For CEA-Leti, 6G is not just a new generation of wireless connectivity.
Like any generational advance in technology, the 5G-6G transition will greatly improve our ability to meet key performance indicators (KPIs). We’ll have the ability to link several-orders-of-magnitude–more devices; create zero-latency, zero-energy, ultra-reliable links; perform semantic-enhanced data mining; and seamlessly share knowledge between humans and machines in support of artificial intelligence and other advanced applications. At the same time, however, achieving broad acceptance will require attention to a whole new set of KPIs, such as energy efficiency, cybersecurity, and sustainability. As academic and industrial researchers have begun tackling 6G design and engineering tasks, several preliminary directions have emerged: exploration of new spectrum horizons, targeting of higher spectral efficiency through new MIMO schemes, and improvement of the overall environmental footprint.
The worldwide 5G rollout has resulted in some local states placing stringent limits on electromagnetic field (EMF) emissions, impacting network deployment and increasing the complexity of upcoming spectrum use. Because EMF limits are calculated over the entire spectrum, the envisioned increase in traffic throughput will likely require more efficient spectral-use schemes.
Recently, distributed massive multiple-input multiple-output (D-MIMO) networks, also referred to as cell-free MIMO, have gained attention. Unlike the co-located massive-MIMO approach used in 5G, the D- MIMO scheme involves a cooperative, dense network based on a massive deployment of cost- and energy-efficient RF units, which together build a virtual large array. This new paradigm promises efficiency gains even at low frequencies; this is hardly possible for co-located MIMO because of the necessary array size. The vision of a distributed network would lead to massively digital cells with terminal-like hardware specifications, denoted as an RF-less architecture. Necessary components include digital front ends, filtering and switching functions, and power amplifiers with advanced energy-efficient features such as digital pre-distortion (DPD) and envelope tracking.
Again, a continuum for new spectrum opportunities is being investigated. Spectrum resources below 6 GHz will still be essential to support wide-range radio coverage, and there may be ways to use frequencies currently not considered, between 6 GHz and 24 GHz, to deploy massive-MIMO base stations. Development will be fueled by continued hybridizing of CMOS and III-V technologies for output power in front-end modules (FEMs).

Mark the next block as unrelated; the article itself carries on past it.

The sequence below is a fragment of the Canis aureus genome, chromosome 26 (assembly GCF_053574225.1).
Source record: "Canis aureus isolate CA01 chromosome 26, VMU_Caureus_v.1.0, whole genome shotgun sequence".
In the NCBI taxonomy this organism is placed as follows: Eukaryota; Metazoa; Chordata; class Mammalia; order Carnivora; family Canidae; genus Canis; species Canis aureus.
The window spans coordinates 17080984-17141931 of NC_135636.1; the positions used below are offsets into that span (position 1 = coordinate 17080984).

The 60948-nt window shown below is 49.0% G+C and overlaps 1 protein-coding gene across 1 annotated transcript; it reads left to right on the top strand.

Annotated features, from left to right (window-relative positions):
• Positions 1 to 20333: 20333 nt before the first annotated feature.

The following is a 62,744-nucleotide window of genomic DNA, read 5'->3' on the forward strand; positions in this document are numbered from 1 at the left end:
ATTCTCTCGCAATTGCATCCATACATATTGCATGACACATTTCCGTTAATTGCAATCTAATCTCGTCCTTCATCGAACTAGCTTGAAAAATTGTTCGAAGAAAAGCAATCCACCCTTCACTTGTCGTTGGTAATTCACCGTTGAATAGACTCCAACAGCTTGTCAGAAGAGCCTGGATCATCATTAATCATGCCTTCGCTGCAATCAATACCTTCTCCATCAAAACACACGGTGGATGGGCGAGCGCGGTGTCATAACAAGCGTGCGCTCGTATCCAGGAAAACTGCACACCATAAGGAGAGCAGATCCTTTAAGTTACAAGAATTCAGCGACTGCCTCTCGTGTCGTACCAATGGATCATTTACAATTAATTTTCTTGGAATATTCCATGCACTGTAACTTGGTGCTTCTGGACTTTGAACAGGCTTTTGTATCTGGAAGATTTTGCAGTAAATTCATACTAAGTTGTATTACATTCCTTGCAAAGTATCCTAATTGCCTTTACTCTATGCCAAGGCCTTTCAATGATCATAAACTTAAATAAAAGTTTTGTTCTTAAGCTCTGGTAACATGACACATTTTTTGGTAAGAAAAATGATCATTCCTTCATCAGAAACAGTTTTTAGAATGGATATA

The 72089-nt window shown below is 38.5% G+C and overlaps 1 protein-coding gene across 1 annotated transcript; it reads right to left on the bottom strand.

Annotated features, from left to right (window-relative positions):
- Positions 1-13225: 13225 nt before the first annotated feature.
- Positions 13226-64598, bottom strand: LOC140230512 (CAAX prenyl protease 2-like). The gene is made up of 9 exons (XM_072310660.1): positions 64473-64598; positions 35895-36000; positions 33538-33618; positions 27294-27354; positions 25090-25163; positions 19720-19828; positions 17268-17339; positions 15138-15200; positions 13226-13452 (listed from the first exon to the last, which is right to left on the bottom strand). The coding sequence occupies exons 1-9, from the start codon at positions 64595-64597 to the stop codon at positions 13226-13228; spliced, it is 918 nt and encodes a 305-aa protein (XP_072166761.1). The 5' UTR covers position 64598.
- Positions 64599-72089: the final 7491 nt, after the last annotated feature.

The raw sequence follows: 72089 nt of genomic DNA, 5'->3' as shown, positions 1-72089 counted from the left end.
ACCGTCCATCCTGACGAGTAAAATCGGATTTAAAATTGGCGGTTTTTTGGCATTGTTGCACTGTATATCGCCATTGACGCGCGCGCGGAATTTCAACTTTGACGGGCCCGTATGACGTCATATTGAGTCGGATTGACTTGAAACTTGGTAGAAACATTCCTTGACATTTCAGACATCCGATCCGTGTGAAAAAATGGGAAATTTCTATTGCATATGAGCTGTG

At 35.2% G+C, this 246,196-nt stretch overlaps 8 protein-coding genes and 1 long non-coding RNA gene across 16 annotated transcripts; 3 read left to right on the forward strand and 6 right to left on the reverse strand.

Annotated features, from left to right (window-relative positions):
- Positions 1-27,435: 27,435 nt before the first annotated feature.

But the real breakthrough will come from considering frequencies beyond 100 GHz. The large bandwidths available here are of particular interest with, at first, D-band at about 140 GHz, and later the 300-GHz range. There are, of course, major challenges that will call for technical solutions capable of pushing silicon’s limits. Potential avenues include, again, hybridizing silicon and III-V technologies, with a goal of achieving transistor Fmax = 1 THz, and co-integrating very small antennas at wafer scale or in-package.
Until now, no convergence on these solutions has been found, but some trends are emerging. CEA-Leti teams are considering two specific aspects. On the transceiver side, to avoid large-bandwidth, power-consuming conversion, channel bonding/aggregation has attracted attention, and 100-Gbps throughput over 16 channels has been demonstrated. On the antenna side, efforts have focused on a transmit array utilizing a single transceiver/FEM rather than more classical phase-shifter architectures that require one transceiver/FEM per tile.
Figure 1 compares the average power of a beamforming RF front end assuming 34-dBm EIRP and 100-mW RF transmitter consumption. This would allow a transmit array with 26-dBi gain to reach a 7.2-Gbps/2-GHz channel at 200 meters with a backoff of 6 dB and expected power gain of a factor of 2 to 20 for xHaul or multi-user MIMO use cases.
Another major point of concern lies in the digital domain for processing of very high-throughput data streams. Silicon CMOS node technologies are evolving in response to calls for this type of processing capacity, but they come with higher prices and greater power dissipation. While this is acceptable for backhauling, it is not suitable for edge applications, and optimization work to meet 6G expectations is expected. As with 5G networks, the use of edge computing and AI blocks is seen as a key enabler for several strategic functions: development of ever-more complex wireless networks, reduction in data traffic through edge processing, and enhancement of signal-processing algorithms for channel estimation, the beamforming process, DPD, and optimization of RF settings.
Finally, there are the emerging KPIs associated with sustainability and environmental impact. A primary concern, energy efficiency, is addressed in 5G by avoiding useless resources when capacity exceeds the momentary and local actual need. 6G promises to advance this in several ways in anticipation of the envisioned exponential traffic growth. The use of AI to manage network power consumption and load is being studied, as are the impacts on equipment life cycles, as well as novel mechanisms such as reconfigurable intelligent surfaces and new MIMOs for limiting the impact of EMF radiation on both intended and non-intended recipients.
This article was originally published on EE Times Europe.
Jean-Baptiste Doré is 5G program manager, CEA-Leti.